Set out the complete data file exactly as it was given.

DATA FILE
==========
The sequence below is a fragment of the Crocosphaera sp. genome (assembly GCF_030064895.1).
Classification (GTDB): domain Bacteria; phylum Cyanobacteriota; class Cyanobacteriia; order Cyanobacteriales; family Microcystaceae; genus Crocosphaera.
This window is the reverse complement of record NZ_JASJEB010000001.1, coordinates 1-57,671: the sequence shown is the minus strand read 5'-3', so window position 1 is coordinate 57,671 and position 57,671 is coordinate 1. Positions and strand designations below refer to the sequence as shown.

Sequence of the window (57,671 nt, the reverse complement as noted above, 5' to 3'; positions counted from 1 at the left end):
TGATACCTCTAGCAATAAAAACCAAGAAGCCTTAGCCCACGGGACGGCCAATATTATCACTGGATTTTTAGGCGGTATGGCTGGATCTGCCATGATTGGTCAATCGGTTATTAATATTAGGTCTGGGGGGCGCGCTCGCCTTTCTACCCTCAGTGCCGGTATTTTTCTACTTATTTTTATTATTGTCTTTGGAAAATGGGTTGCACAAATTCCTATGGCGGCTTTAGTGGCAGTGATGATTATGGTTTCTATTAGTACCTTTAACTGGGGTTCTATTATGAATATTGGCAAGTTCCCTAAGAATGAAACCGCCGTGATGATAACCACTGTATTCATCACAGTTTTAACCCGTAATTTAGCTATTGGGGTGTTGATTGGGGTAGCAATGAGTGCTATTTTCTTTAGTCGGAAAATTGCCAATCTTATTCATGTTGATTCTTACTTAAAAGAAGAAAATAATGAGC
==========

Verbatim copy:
The sequence below is a fragment of the Crocosphaera sp. genome (assembly GCF_030064895.1).
Classification (GTDB): domain Bacteria; phylum Cyanobacteriota; class Cyanobacteriia; order Cyanobacteriales; family Microcystaceae; genus Crocosphaera.
This window is the reverse complement of record NZ_JASJEB010000001.1, coordinates 1-57,671: the sequence shown is the minus strand read 5'-3', so window position 1 is coordinate 57,671 and position 57,671 is coordinate 1. Positions and strand designations below refer to the sequence as shown.

Sequence of the window (57,671 nt, the reverse complement as noted above, 5' to 3'; positions counted from 1 at the left end):
TGATACCTCTAGCAATAAAAACCAAGAAGCCTTAGCCCACGGGACGGCCAATATTATCACTGGATTTTTAGGCGGTATGGCTGGATCTGCCATGATTGGTCAATCGGTTATTAATATTAGGTCTGGGGGGCGCGCTCGCCTTTCTACCCTCAGTGCCGGTATTTTTCTACTTATTTTTATTATTGTCTTTGGAAAATGGGTTGCACAAATTCCTATGGCGGCTTTAGTGGCAGTGATGATTATGGTTTCTATTAGTACCTTTAACTGGGGTTCTATTATGAATATTGGCAAGTTCCCTAAGAATGAAACCGCCGTGATGATAACCACTGTATTCATCACAGTTTTAACCCGTAATTTAGCTATTGGGGTGTTGATTGGGGTAGCAATGAGTGCTATTTTCTTTAGTCGGAAAATTGCCAATCTTATTCATGTTGATTCTTACTTAAAAGAAGAAAATAATGAGC